Current Owner of Estate or Interest
Shows the current owner of record and how title is vested, i.e. single man, window, husband and wife.
Parcel of Land Involved/Legal Description
Rectangular or Governmental System - Under the Rectangular System of survey, the surveyors first established a reference point from which a line ran due north and south. This north-south line was designated the principal meridian. The principal meridian for Oregon is the “Willamette Meridian.” After establishing the principal meridian, the surveyors located a point on the principal meridian from which they ran a line due east and west. This east-west line was designated the baseline. In Multnomah County, the baseline for Oregon runs east-west along Stark Street east of the Willamette River and Burnside Street west of the Willamette River.
Subdivision Plats - Subdivisions (but not partitions) are named on the plat. In either case, the locations and descriptions of all monuments found or set must be recorded on the plat, and the courses and distances of all boundary lines must be shown. ORS 92.050(5). Each lot or parcel must be numbered consecutively, and the lengths and courses of all boundaries of each lot or parcel must be shown. ORS 92.050(4). When the subdivision or partition plat is completed and approved, and all required fees are paid, the plat may be recorded in the county records of the county where the described land is situated. ORS 92.050(1).
Metes & Bounds - A metes and bounds description typically contains an introduction defining the general location of the property by reference to the governmental survey, the place of beginning, and the body that describes the various courses of the property boundary by distance and bearing.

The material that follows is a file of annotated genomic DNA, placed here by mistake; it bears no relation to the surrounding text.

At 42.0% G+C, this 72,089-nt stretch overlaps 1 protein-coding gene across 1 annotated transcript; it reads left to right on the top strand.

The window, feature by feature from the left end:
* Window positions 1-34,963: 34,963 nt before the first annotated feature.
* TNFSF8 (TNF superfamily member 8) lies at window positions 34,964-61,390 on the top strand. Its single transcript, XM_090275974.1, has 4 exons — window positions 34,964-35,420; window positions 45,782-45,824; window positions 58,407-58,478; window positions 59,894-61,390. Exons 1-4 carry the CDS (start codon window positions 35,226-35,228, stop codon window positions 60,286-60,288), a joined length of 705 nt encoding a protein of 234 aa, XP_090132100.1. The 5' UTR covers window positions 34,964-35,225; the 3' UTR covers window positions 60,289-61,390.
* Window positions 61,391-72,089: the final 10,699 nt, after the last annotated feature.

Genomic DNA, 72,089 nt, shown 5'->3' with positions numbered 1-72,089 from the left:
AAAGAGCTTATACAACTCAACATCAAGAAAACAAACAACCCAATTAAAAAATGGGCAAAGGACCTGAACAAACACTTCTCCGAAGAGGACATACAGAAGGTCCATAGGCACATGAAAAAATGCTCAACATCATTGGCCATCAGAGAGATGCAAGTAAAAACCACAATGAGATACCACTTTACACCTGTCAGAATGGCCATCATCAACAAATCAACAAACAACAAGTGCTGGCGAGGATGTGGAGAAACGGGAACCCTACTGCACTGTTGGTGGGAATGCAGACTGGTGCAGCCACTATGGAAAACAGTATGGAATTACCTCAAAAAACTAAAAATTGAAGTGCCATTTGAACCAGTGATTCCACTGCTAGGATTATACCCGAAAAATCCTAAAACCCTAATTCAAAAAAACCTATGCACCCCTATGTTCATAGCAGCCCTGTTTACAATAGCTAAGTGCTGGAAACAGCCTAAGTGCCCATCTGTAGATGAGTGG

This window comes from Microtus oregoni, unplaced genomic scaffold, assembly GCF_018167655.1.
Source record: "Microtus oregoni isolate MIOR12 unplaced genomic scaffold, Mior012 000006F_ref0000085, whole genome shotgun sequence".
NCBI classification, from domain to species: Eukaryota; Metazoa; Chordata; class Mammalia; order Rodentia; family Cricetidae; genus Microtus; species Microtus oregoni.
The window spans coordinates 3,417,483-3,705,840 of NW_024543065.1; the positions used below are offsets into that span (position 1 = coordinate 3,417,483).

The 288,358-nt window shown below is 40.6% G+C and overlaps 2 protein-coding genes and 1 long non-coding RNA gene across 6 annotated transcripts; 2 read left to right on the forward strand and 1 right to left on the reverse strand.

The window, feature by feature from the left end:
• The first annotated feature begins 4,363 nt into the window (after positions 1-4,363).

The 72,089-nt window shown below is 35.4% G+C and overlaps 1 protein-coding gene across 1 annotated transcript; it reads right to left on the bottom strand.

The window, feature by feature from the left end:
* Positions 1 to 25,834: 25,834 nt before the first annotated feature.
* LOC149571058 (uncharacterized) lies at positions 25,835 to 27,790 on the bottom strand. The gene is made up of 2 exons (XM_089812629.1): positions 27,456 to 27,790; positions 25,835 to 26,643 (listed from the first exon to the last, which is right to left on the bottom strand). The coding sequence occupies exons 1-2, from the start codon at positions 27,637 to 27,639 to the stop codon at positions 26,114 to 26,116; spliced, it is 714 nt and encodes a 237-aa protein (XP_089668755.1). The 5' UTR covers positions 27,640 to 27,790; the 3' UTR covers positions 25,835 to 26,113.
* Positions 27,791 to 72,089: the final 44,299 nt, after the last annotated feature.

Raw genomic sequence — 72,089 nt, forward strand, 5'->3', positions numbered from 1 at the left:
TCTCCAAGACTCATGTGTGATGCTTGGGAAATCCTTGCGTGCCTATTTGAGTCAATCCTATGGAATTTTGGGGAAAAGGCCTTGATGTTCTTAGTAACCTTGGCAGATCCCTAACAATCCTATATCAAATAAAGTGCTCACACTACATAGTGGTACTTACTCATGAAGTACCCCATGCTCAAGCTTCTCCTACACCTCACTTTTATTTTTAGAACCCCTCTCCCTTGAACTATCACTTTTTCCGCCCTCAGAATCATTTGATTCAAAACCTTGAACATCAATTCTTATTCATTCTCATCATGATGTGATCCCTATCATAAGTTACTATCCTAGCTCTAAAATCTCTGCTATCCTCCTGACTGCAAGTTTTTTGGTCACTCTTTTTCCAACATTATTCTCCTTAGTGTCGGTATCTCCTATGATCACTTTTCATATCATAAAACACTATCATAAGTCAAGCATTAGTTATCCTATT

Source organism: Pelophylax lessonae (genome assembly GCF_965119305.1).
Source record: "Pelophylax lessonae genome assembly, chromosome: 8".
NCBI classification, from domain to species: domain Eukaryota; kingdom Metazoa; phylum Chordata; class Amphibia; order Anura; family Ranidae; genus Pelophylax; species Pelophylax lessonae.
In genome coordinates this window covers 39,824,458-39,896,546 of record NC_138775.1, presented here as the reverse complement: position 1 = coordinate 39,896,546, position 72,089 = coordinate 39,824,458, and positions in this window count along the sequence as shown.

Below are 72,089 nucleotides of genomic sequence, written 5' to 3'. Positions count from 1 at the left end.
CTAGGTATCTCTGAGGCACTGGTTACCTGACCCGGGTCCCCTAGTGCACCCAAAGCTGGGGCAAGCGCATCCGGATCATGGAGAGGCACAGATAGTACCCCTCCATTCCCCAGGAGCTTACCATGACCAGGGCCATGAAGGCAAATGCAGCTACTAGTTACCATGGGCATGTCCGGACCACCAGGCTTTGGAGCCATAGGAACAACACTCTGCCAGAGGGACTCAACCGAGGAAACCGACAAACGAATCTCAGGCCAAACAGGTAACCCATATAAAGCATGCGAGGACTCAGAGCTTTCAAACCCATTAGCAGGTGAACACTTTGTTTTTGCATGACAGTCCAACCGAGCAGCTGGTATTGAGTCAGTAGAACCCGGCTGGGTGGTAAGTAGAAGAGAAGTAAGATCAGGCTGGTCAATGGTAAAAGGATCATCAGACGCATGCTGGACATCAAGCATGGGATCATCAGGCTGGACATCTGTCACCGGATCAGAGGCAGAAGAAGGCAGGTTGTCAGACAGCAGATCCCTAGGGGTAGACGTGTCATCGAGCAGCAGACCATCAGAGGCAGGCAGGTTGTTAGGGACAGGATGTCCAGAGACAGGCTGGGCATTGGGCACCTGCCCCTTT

A lien is a claim or charge on property as security for payment of a debt or the fulfillment of an obligation.
Covenants, Conditions and Restrictions
Covenants running with the land take different forms. When a single owner wishes to divide a parcel of land and create a scheme of contractual obligations binding on all future owners of the resulting parcels, the term declaration is an accurate description of what the owner does by recording a written statement of the covenants; hence the term declaration of covenants, conditions, and restrictions or CC&R declaration. Often, covenants are also included as a part of and literally on a recorded subdivision or partition plat.
Covenants and servitudes are important tools in private land use planning and regulation. Declarations of covenants, conditions, and restrictions (“CC&R declarations” or simply “CC&Rs”) for subdivisions often parallel public land use regulatory schemes and function as an overlay containing more restrictive requirements. In many instances, the CC&R declaration is coupled with an association, which is a quasi-municipal government for the project, providing services over and above the services provided by the local government.
An easement is a nonpossessory interest in the land of another that entitles the owner of the interest to a limited use or enjoyment of the other’s land and to protection from interference with this use. The interest, once created, may be irrevocable and generally is not subject to the will of the land owner.
The first exception shown is a statement regarding the amount and status of the current year’s taxes (e.g., taxes now a lien, now due, or respective installment paid or unpaid).
Other Types of Title Insurance
Litigation Guarantee - The litigation guarantee is used by attorneys who are contemplating filing an action concerning the affected property, such as a quiet-title action, a partition action, or a suit to enforce an easement.
Foreclosure Guarantee - Judicial-foreclosure guarantees are issued to attorneys to indicate the status of the title and the parties to be named as defendants in a mortgage, trust deed, contract, or lien foreclosure suit. In addition to showing the status of title and the necessary defendants, a foreclosure guarantee shows all title exceptions that may or may not be pertinent to the contemplated foreclosure.